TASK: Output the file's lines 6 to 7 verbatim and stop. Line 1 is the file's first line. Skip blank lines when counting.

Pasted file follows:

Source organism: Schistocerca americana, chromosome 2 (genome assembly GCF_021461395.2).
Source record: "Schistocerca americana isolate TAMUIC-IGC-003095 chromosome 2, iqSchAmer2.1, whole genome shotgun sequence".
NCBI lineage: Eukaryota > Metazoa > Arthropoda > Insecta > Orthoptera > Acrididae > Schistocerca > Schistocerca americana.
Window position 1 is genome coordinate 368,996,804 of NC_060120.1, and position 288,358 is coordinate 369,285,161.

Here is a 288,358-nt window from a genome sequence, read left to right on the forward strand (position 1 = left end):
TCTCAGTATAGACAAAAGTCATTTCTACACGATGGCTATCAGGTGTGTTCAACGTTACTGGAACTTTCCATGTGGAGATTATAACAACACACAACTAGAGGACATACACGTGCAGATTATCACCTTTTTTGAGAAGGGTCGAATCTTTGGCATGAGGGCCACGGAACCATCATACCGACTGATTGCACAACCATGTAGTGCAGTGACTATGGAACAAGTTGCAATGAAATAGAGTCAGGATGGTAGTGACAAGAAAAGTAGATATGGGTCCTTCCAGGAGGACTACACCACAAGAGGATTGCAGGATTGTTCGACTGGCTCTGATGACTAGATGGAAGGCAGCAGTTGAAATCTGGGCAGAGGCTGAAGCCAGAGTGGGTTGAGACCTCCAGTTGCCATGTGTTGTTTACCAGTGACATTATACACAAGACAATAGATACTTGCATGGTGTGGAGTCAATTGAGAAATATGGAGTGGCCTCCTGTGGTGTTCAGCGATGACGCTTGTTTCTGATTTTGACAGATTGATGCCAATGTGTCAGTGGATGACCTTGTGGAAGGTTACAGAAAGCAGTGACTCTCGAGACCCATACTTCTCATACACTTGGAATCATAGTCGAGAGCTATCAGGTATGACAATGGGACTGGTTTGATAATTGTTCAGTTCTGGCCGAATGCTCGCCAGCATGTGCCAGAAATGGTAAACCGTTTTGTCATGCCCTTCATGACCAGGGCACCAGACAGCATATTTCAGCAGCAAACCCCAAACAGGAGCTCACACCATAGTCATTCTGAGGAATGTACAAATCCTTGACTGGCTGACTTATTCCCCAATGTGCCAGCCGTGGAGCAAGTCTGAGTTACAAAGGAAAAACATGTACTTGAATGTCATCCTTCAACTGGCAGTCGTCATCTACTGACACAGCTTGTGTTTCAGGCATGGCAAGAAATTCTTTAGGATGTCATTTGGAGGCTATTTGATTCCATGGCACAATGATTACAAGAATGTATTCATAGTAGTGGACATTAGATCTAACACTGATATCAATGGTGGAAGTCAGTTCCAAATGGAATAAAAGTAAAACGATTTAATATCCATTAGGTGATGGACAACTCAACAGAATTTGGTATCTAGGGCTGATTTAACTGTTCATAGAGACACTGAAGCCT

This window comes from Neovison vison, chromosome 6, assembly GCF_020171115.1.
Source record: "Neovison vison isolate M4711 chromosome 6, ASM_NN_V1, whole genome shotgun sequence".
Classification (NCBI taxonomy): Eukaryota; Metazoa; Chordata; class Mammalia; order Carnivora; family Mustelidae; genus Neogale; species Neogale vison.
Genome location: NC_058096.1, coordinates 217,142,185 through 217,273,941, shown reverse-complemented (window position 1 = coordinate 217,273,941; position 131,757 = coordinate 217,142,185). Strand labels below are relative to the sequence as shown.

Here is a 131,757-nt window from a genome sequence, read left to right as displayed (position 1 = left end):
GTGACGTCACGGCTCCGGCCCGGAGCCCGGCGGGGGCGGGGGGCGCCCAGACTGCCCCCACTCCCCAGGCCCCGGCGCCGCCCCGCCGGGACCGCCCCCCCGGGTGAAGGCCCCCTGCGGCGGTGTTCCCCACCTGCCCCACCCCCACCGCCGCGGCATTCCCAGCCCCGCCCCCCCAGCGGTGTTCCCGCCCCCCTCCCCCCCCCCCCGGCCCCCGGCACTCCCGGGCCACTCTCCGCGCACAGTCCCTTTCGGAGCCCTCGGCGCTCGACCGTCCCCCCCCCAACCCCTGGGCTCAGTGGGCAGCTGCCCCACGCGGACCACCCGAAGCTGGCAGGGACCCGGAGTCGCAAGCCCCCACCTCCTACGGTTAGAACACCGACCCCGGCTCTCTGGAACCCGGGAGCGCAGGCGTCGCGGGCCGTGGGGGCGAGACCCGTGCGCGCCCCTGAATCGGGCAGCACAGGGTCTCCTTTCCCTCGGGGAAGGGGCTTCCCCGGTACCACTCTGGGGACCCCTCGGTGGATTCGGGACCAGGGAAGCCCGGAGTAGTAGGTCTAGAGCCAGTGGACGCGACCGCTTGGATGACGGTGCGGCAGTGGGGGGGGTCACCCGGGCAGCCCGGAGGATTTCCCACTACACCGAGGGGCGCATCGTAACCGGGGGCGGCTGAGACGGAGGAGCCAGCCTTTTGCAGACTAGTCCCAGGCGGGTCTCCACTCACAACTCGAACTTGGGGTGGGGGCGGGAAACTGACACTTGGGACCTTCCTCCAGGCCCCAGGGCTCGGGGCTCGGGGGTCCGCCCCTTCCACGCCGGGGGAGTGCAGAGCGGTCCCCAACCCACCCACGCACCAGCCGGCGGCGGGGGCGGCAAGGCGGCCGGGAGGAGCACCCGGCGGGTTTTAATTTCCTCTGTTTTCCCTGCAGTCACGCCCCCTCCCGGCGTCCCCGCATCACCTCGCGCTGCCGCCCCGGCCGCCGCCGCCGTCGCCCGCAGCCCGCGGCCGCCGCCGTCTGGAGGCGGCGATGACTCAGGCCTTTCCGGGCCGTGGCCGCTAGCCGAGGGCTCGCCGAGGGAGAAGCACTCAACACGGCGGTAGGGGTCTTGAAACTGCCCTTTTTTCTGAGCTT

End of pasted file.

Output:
TCTCAGTATAGACAAAAGTCATTTCTACACGATGGCTATCAGGTGTGTTCAACGTTACTGGAACTTTCCATGTGGAGATTATAACAACACACAACTAGAGGACATACACGTGCAGATTATCACCTTTTTTGAGAAGGGTCGAATCTTTGGCATGAGGGCCACGGAACCATCATACCGACTGATTGCACAACCATGTAGTGCAGTGACTATGGAACAAGTTGCAATGAAATAGAGTCAGGATGGTAGTGACAAGAAAAGTAGATATGGGTCCTTCCAGGAGGACTACACCACAAGAGGATTGCAGGATTGTTCGACTGGCTCTGATGACTAGATGGAAGGCAGCAGTTGAAATCTGGGCAGAGGCTGAAGCCAGAGTGGGTTGAGACCTCCAGTTGCCATGTGTTGTTTACCAGTGACATTATACACAAGACAATAGATACTTGCATGGTGTGGAGTCAATTGAGAAATATGGAGTGGCCTCCTGTGGTGTTCAGCGATGACGCTTGTTTCTGATTTTGACAGATTGATGCCAATGTGTCAGTGGATGACCTTGTGGAAGGTTACAGAAAGCAGTGACTCTCGAGACCCATACTTCTCATACACTTGGAATCATAGTCGAGAGCTATCAGGTATGACAATGGGACTGGTTTGATAATTGTTCAGTTCTGGCCGAATGCTCGCCAGCATGTGCCAGAAATGGTAAACCGTTTTGTCATGCCCTTCATGACCAGGGCACCAGACAGCATATTTCAGCAGCAAACCCCAAACAGGAGCTCACACCATAGTCATTCTGAGGAATGTACAAATCCTTGACTGGCTGACTTATTCCCCAATGTGCCAGCCGTGGAGCAAGTCTGAGTTACAAAGGAAAAACATGTACTTGAATGTCATCCTTCAACTGGCAGTCGTCATCTACTGACACAGCTTGTGTTTCAGGCATGGCAAGAAATTCTTTAGGATGTCATTTGGAGGCTATTTGATTCCATGGCACAATGATTACAAGAATGTATTCATAGTAGTGGACATTAGATCTAACACTGATATCAATGGTGGAAGTCAGTTCCAAATGGAATAAAAGTAAAACGATTTAATATCCATTAGGTGATGGACAACTCAACAGAATTTGGTATCTAGGGCTGATTTAACTGTTCATAGAGACACTGAAGCCT

This window comes from Neovison vison, chromosome 6, assembly GCF_020171115.1.